Childers then contrasts “absolute truth” or simply “the truth” with the concept of relative truth or “my truth.” She illustrates the difference with bacon. As Childers puts it, if you Google the word “bacon”, you will encounter a mixture of truth claims, some of which are “facts” (i.e. they correspond to the nature of bacon) and others which are “fantasy” (i.e. they do not correspond to the nature of bacon). We do not have the luxury of choosing which claim is true just because we like it. This is how she puts it: “If ‘my truth’ says pork is the new kale, the consequences of that idea will bear out in reality—despite how strongly I may feel about it. My feelings about bacon won’t change what it’s doing to my heart, my blood pressure, and my thighs. This is why ‘my truth’ is a myth.”
The message is clear. Childers is claiming that progressive Christians widely accept these relativistic notions of truth, notions in which they claim that objective truth cannot be known, and they instead define truth in terms of the subjective whim of the individual: if I want to believe that bacon is healthy then bacon is healthy! If I want to believe there is no hell, then there is no hell!
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Is there good evidence that this is, in fact, how progressive Christians think about truth? Are they really tossing out the concept of objective (correspondence) truth altogether in favor of a subjective notion where the individual can manufacture facts about the nutritional status of foodstuffs at will? Again, it is always possible that there are folk in the progressive conversation who believe they can invent facts at will. But if such people exist, I suspect they are a rare commodity indeed. After all, the brute facticity of objective existence has a way of disappointing our expectations and frustrating our desires. It seems to me that going forward, the best way to evaluate Childers’ claim is by considering whether this kind of radical relativism is present in the leaders that she targets. So let’s turn to some examples.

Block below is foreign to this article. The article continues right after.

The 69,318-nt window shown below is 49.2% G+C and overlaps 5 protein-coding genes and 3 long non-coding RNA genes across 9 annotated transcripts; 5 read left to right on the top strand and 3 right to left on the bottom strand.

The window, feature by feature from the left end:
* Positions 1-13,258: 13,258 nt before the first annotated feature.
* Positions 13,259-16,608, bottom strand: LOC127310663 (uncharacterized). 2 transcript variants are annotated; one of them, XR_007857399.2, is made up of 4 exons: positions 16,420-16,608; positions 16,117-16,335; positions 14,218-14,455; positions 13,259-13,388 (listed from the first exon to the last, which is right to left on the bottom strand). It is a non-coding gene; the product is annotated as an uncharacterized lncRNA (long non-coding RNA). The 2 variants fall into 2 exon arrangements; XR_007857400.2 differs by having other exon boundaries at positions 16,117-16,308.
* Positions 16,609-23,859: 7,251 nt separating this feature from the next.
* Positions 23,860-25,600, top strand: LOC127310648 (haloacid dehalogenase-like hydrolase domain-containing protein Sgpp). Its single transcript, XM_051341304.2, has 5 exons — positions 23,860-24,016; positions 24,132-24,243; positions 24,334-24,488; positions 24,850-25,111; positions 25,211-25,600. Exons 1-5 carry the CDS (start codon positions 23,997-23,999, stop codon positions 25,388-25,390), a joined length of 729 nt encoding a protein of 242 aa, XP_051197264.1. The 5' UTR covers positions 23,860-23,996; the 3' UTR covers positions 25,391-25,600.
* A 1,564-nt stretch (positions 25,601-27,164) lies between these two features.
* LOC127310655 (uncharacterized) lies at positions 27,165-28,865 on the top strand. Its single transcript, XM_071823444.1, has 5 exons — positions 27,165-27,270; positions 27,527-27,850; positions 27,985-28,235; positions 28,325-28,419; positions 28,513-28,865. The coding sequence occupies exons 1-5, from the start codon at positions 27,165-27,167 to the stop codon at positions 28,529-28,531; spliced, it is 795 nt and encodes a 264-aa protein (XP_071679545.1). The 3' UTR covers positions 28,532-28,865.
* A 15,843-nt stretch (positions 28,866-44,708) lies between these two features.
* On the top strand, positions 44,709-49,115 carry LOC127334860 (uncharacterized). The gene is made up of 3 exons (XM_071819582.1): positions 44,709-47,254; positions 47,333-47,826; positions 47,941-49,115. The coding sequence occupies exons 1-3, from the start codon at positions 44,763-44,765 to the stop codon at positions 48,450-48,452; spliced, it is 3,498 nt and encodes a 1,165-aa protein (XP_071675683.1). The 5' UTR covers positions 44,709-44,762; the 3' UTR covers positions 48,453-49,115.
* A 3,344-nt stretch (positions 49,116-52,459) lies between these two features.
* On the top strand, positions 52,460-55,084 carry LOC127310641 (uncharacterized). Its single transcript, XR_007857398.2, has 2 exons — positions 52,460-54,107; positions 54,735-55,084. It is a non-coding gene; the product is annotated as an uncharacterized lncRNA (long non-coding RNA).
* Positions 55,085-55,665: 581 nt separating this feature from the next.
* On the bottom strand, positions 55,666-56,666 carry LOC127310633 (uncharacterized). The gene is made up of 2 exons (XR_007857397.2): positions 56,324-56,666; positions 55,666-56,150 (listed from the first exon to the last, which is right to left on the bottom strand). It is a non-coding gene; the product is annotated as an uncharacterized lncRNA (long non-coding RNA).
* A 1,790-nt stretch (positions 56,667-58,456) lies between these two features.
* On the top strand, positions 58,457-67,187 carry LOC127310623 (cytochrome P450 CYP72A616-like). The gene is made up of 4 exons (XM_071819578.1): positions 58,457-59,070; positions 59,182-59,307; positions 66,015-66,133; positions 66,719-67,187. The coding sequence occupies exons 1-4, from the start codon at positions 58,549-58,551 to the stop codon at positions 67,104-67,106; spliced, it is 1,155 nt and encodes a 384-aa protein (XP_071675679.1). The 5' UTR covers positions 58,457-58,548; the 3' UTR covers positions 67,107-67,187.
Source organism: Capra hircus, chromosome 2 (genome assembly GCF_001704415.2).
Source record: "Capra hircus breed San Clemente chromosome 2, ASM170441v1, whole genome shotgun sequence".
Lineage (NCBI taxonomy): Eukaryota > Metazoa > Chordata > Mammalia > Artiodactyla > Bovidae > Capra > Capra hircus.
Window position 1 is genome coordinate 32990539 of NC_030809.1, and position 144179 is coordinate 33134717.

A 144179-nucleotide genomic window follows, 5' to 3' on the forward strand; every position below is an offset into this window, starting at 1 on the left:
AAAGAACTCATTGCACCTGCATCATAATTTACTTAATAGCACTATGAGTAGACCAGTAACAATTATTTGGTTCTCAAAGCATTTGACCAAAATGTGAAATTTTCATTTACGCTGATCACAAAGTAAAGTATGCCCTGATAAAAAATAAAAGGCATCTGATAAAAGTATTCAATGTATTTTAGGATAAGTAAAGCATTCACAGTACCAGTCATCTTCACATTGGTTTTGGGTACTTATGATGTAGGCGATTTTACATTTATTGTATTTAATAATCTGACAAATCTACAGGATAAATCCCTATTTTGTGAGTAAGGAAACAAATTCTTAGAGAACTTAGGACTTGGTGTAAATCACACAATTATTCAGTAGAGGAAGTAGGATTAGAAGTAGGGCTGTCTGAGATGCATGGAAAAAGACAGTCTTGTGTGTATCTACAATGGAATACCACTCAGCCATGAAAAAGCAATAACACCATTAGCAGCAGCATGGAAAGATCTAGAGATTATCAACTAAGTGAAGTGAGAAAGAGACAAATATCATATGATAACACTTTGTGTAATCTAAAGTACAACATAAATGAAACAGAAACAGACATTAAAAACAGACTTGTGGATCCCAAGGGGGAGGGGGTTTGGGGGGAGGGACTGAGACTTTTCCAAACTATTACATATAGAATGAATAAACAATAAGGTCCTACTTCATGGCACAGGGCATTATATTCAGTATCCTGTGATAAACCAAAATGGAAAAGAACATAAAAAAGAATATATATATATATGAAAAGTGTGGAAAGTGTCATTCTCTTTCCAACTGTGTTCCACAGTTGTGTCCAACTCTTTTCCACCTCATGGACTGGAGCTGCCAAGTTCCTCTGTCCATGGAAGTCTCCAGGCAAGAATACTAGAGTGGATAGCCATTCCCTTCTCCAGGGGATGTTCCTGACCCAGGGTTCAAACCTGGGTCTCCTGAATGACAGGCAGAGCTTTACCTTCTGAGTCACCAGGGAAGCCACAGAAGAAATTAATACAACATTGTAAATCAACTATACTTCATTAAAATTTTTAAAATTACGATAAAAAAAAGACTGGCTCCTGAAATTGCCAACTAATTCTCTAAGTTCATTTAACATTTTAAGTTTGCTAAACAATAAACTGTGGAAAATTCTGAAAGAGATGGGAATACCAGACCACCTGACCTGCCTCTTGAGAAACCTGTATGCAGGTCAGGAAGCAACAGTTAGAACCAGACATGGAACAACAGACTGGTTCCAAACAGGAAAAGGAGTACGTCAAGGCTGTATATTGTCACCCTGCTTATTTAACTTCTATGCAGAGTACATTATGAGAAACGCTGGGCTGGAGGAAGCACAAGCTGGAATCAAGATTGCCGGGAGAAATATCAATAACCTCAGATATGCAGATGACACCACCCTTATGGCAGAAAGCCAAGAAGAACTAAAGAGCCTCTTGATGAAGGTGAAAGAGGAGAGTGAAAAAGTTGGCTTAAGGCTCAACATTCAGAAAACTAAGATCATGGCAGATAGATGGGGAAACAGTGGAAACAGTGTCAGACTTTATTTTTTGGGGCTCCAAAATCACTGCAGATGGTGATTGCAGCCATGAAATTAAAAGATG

I’ll start with a recent article on Pavlovitz’s blog titled “No, All Opinions are Not Equally Valid.” The article was prompted by Pavlovitz’s interaction with a man who was defending FOX News host Tucker Carlson’s reporting on the Russian war with Ukraine. Pavlovitz replies: “One of the greatest lies people propagate is that all opinions are valid: that every position is somehow equally worthy of merit and deserving of consideration.”
On the contrary, Pavlovitz stresses that not all opinions are equally valid and it is the objective facts of the matter that determine the truthfulness and value of what you say. To circle back to FOX News, Tucker Carlson can’t just make stuff up and call it news.
If we turn to Pavlovitz’s most recent book If God is Love, Don’t be a Jerk we find him defending the thesis that legitimate religion should make you kinder and more loving: as Pavlovitz puts it, “the sole fixed truth I can hold on to, is that faith shouldn’t make you a jerk.” The whole point is that this thesis is not true just because Pavlovitz wills it so. Rather, this is a fixed truth, one that he has discovered.